In politics, if you demand a mile, you get a foot; demand a moderate inch, and at best, you get a centimeter.This is, in a nutshell, the common knock against Hillary Clinton from supporters of Senator Bernie Sanders - that in not being willing to move very far left of where the nation currently stands, that Mrs. Clinton will be unable to move the needle against recalcitrant Republicans in Congress far enough to make things better for the public.
Christopher D. Cook "The Pragmatic Case for Bernie Sanders"
But in the end, this isn't a discussion about the best way to engage in politics - it's a discussion of the best way to deal with the Republican Party. Those are different things. For supporters of Senator Sanders, the calculus is simple: pull as far away from the Republicans, policy-wise, as you possibly can, and the point where they meet you will be on the your side of the status quo. But for supporters of Mrs. Clinton, the calculus is just as simple, if you pull as far away from the Republicans as you can, they simply decide not to come to the table, and the status quo stays where it is. And so the question comes down to, if there are enough Republicans in Congress that they're going to be a serious obstacle to reform, do they have to make deals with any Democratic administration?
For the Senator Sanders camp's view to be correct, the answer to that has to be "Yes." So if a President Sanders demands a mile, the Republicans will have no option. While they'd rather not give him anything, a foot is the absolute minimum that they can offer. And so then that leaves you with a question - if the very voters who would put Senator Sanders (or Mrs. Clinton, for that matter) into office are going to leave Congress in Republican hands, or at least leave enough Republicans in the body that they could effectively block legislation that they didn't like, who is going to lever them into agreeing to give the foot?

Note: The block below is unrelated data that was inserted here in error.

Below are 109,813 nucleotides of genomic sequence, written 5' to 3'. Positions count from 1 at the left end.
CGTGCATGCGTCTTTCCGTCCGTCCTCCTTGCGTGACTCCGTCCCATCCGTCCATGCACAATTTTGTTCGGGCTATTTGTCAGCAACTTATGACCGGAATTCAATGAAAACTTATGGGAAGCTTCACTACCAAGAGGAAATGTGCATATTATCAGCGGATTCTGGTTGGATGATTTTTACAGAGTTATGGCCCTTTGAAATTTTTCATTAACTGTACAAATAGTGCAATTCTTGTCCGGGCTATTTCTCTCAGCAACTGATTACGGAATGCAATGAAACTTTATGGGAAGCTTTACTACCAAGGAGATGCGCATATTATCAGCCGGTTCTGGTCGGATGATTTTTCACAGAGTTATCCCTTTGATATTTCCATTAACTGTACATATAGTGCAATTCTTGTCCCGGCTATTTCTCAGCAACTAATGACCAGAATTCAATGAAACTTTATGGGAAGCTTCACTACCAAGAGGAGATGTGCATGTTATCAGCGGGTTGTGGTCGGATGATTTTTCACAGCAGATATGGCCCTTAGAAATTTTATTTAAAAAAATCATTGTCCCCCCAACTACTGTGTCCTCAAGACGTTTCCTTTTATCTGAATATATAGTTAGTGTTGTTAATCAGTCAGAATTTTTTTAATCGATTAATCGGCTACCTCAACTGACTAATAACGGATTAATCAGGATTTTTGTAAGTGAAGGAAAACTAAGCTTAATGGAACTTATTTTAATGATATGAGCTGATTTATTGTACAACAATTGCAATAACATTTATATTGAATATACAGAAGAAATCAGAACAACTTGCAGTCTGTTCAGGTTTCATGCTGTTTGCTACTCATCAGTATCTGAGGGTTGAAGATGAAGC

And this, I think is what is driving Mrs. Clinton's camp to see incrementalism as the way to go. Not because it's desirable, but because asking for an inch and receiving a centimeter (which, incidentally, is much greater proportion of an inch than a foot is to a mile) allows for progress, but doesn't make it automatically better for the Republicans to simply walk away from the proposed legislation.
It's difficult to push through lasting change, even with persistent pressure, if you're opposed by someone who isn't answerable to you. And as American politics becomes more divided, politicians don't feel the need to answer to the other party's voters. This was one of the issues pointed out by Republican critics of Governor Mitt Romney's "47%" remark - the fact that he was openly saying that there was a vast swath of the American public that he was unconcerned with.
There is also a question of the Democratic electorate that Clinton V Sanders is hashing out. Which is larger: the coalition of the Left and the Center, or that of the Left and the Far Left? It's an important question, as either the Center or the Far Left will likely find the policy proposals that one of the Democratic contenders would put forth (should either of them become President) not to their liking. And of course, this plays into the question of Congressional Republicans as well - can the Far Left sweep enough of them from power to support their candidate, or can the Center actually pressure the Republicans to make concessions to their candidate?
Either way, arguing over whether Sanders' Radicalism or Clintonian Moderation will be the best policy without actively talking about what the Republicans will do - and what cards they will hold, is simply a variation on "Who would you rather have a beer with?" Because to really understand which policy is more likely to succeed, you have to understand the obstacles it will, or will not, face.